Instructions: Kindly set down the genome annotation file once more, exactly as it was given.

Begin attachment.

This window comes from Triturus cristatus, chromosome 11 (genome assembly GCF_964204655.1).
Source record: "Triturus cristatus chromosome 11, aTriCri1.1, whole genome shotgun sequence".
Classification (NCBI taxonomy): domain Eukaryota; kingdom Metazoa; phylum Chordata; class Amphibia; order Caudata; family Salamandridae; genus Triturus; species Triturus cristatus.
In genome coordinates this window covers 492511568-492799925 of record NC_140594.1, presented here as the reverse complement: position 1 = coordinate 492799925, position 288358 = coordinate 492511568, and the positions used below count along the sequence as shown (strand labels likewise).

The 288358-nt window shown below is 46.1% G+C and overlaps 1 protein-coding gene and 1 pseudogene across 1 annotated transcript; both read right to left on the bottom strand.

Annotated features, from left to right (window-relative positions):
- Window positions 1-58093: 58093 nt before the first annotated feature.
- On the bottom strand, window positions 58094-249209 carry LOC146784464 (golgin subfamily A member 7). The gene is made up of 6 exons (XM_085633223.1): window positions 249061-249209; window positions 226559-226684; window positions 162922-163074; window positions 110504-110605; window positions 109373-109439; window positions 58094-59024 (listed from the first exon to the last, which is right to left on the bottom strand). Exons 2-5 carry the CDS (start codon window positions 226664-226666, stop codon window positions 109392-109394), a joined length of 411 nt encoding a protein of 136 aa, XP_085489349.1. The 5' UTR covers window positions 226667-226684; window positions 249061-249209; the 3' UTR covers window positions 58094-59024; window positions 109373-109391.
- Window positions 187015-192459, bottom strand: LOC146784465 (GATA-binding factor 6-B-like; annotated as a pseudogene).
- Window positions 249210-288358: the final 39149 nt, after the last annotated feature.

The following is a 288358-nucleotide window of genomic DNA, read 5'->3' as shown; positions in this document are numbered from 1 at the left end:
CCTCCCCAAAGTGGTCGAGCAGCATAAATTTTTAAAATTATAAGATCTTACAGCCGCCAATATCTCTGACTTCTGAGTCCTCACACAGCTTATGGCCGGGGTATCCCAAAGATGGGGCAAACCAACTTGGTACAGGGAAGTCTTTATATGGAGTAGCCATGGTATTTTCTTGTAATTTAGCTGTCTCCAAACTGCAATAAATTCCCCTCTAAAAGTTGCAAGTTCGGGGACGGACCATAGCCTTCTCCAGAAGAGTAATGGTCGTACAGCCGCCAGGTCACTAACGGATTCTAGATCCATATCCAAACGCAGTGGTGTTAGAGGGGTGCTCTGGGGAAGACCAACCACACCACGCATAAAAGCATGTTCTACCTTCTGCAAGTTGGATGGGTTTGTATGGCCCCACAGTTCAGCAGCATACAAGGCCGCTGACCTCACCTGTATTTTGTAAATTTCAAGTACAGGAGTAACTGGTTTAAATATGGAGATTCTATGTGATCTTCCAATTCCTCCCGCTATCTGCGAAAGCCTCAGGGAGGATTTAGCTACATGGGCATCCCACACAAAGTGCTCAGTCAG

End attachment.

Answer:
This window comes from Triturus cristatus, chromosome 11 (genome assembly GCF_964204655.1).
Source record: "Triturus cristatus chromosome 11, aTriCri1.1, whole genome shotgun sequence".
Classification (NCBI taxonomy): domain Eukaryota; kingdom Metazoa; phylum Chordata; class Amphibia; order Caudata; family Salamandridae; genus Triturus; species Triturus cristatus.
In genome coordinates this window covers 492511568-492799925 of record NC_140594.1, presented here as the reverse complement: position 1 = coordinate 492799925, position 288358 = coordinate 492511568, and the positions used below count along the sequence as shown (strand labels likewise).

The 288358-nt window shown below is 46.1% G+C and overlaps 1 protein-coding gene and 1 pseudogene across 1 annotated transcript; both read right to left on the bottom strand.

Annotated features, from left to right (window-relative positions):
- Window positions 1-58093: 58093 nt before the first annotated feature.
- On the bottom strand, window positions 58094-249209 carry LOC146784464 (golgin subfamily A member 7). The gene is made up of 6 exons (XM_085633223.1): window positions 249061-249209; window positions 226559-226684; window positions 162922-163074; window positions 110504-110605; window positions 109373-109439; window positions 58094-59024 (listed from the first exon to the last, which is right to left on the bottom strand). Exons 2-5 carry the CDS (start codon window positions 226664-226666, stop codon window positions 109392-109394), a joined length of 411 nt encoding a protein of 136 aa, XP_085489349.1. The 5' UTR covers window positions 226667-226684; window positions 249061-249209; the 3' UTR covers window positions 58094-59024; window positions 109373-109391.
- Window positions 187015-192459, bottom strand: LOC146784465 (GATA-binding factor 6-B-like; annotated as a pseudogene).
- Window positions 249210-288358: the final 39149 nt, after the last annotated feature.

The following is a 288358-nucleotide window of genomic DNA, read 5'->3' as shown; positions in this document are numbered from 1 at the left end:
CCTCCCCAAAGTGGTCGAGCAGCATAAATTTTTAAAATTATAAGATCTTACAGCCGCCAATATCTCTGACTTCTGAGTCCTCACACAGCTTATGGCCGGGGTATCCCAAAGATGGGGCAAACCAACTTGGTACAGGGAAGTCTTTATATGGAGTAGCCATGGTATTTTCTTGTAATTTAGCTGTCTCCAAACTGCAATAAATTCCCCTCTAAAAGTTGCAAGTTCGGGGACGGACCATAGCCTTCTCCAGAAGAGTAATGGTCGTACAGCCGCCAGGTCACTAACGGATTCTAGATCCATATCCAAACGCAGTGGTGTTAGAGGGGTGCTCTGGGGAAGACCAACCACACCACGCATAAAAGCATGTTCTACCTTCTGCAAGTTGGATGGGTTTGTATGGCCCCACAGTTCAGCAGCATACAAGGCCGCTGACCTCACCTGTATTTTGTAAATTTCAAGTACAGGAGTAACTGGTTTAAATATGGAGATTCTATGTGATCTTCCAATTCCTCCCGCTATCTGCGAAAGCCTCAGGGAGGATTTAGCTACATGGGCATCCCACACAAAGTGCTCAGTCAG